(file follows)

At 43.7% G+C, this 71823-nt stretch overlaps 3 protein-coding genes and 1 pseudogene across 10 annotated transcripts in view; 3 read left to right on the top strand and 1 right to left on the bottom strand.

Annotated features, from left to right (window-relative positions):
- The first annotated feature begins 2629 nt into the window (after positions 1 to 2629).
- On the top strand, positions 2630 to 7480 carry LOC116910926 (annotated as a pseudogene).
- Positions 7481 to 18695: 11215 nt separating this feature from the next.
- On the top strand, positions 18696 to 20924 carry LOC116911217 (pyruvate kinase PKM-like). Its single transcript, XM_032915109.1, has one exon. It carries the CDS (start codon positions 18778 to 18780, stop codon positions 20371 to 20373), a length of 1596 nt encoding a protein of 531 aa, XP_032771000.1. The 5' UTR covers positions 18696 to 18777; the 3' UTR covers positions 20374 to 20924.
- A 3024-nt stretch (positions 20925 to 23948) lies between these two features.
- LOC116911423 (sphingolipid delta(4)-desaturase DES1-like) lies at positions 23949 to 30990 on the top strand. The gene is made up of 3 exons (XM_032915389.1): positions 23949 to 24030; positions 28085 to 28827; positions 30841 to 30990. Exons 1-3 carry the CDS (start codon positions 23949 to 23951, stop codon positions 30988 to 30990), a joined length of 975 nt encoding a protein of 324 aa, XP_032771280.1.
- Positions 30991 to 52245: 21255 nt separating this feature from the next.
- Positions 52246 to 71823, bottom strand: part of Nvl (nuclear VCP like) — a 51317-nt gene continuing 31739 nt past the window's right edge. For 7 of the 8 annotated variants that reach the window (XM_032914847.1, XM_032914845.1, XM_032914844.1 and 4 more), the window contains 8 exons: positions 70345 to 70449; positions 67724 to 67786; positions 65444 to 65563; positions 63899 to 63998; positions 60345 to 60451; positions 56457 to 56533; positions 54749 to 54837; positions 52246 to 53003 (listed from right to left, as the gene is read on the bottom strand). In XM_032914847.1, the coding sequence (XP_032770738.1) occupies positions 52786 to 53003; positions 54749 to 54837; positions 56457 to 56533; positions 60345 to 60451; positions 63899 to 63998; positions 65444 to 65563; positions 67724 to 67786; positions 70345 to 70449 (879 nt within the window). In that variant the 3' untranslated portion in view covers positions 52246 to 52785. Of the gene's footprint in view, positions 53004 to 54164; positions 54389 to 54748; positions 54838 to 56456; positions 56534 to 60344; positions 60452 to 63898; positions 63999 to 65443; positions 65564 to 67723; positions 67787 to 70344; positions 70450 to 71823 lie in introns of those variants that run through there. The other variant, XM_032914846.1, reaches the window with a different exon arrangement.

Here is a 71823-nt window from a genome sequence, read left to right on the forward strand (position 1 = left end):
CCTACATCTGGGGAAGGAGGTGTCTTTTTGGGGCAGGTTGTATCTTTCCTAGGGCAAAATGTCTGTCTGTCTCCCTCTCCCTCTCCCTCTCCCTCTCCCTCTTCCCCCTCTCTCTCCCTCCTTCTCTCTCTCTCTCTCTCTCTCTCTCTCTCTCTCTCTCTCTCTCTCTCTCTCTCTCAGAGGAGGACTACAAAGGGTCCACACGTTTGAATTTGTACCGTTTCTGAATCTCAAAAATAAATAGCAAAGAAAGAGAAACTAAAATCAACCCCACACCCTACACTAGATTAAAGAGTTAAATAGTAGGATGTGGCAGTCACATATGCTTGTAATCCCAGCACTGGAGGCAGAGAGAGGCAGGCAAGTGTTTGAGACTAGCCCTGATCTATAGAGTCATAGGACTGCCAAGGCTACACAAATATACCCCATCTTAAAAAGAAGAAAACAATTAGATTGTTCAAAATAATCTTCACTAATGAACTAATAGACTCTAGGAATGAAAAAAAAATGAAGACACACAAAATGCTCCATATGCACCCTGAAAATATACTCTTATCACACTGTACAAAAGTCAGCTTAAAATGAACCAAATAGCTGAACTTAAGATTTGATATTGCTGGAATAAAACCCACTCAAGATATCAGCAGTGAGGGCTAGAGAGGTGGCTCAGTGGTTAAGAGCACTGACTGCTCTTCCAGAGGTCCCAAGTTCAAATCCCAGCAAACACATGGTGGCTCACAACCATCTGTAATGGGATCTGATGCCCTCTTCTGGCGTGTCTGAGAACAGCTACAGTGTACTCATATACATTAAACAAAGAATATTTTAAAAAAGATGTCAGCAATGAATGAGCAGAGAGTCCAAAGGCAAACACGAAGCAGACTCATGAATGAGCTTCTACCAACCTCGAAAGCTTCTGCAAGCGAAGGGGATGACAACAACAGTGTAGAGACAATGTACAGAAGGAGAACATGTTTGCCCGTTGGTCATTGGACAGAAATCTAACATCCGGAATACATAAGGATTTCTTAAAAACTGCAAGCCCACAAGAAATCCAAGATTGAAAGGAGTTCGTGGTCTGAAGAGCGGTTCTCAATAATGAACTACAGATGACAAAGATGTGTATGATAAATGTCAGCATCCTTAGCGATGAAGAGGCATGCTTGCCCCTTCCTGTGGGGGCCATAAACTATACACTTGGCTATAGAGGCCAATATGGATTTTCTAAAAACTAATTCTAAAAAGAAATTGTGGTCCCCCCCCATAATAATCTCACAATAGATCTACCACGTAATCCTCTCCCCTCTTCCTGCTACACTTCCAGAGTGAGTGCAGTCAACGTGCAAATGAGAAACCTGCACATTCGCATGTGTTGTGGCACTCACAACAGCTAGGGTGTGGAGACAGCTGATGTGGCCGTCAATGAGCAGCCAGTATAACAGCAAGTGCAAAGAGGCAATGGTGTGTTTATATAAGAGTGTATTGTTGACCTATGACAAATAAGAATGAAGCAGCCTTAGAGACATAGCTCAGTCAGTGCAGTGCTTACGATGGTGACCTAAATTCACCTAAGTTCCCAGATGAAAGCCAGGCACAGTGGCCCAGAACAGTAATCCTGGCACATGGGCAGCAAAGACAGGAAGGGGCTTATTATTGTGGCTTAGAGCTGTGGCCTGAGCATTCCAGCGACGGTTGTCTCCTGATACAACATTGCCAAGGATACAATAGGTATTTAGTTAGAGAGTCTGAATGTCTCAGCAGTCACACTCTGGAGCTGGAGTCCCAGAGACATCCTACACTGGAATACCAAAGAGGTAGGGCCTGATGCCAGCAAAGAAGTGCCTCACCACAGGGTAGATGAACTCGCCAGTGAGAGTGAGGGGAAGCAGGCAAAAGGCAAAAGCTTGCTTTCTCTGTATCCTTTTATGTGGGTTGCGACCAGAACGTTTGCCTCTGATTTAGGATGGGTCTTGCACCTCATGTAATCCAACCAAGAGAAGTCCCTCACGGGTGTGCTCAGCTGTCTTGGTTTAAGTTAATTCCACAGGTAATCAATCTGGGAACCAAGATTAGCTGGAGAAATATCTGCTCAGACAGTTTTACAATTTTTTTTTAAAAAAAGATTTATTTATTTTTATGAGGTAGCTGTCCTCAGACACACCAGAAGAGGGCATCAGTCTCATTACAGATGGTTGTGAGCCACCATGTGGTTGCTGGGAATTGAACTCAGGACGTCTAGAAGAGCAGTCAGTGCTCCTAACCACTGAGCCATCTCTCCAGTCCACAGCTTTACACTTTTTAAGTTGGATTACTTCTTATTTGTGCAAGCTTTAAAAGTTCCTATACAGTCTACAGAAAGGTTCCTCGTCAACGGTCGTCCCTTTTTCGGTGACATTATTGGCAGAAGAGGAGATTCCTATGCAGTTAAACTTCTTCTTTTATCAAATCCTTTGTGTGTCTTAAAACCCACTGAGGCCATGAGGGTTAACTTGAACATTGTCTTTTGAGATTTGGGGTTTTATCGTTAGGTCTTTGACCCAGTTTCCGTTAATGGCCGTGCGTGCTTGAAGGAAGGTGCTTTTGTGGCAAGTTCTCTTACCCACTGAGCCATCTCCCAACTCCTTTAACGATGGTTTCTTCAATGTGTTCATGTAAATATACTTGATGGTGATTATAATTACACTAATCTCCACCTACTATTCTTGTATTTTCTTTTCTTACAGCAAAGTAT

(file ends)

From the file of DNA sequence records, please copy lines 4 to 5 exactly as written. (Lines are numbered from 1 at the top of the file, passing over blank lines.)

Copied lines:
- On the top strand, positions 2630 to 7480 carry LOC116910926 (annotated as a pseudogene).
- Positions 7481 to 18695: 11215 nt separating this feature from the next.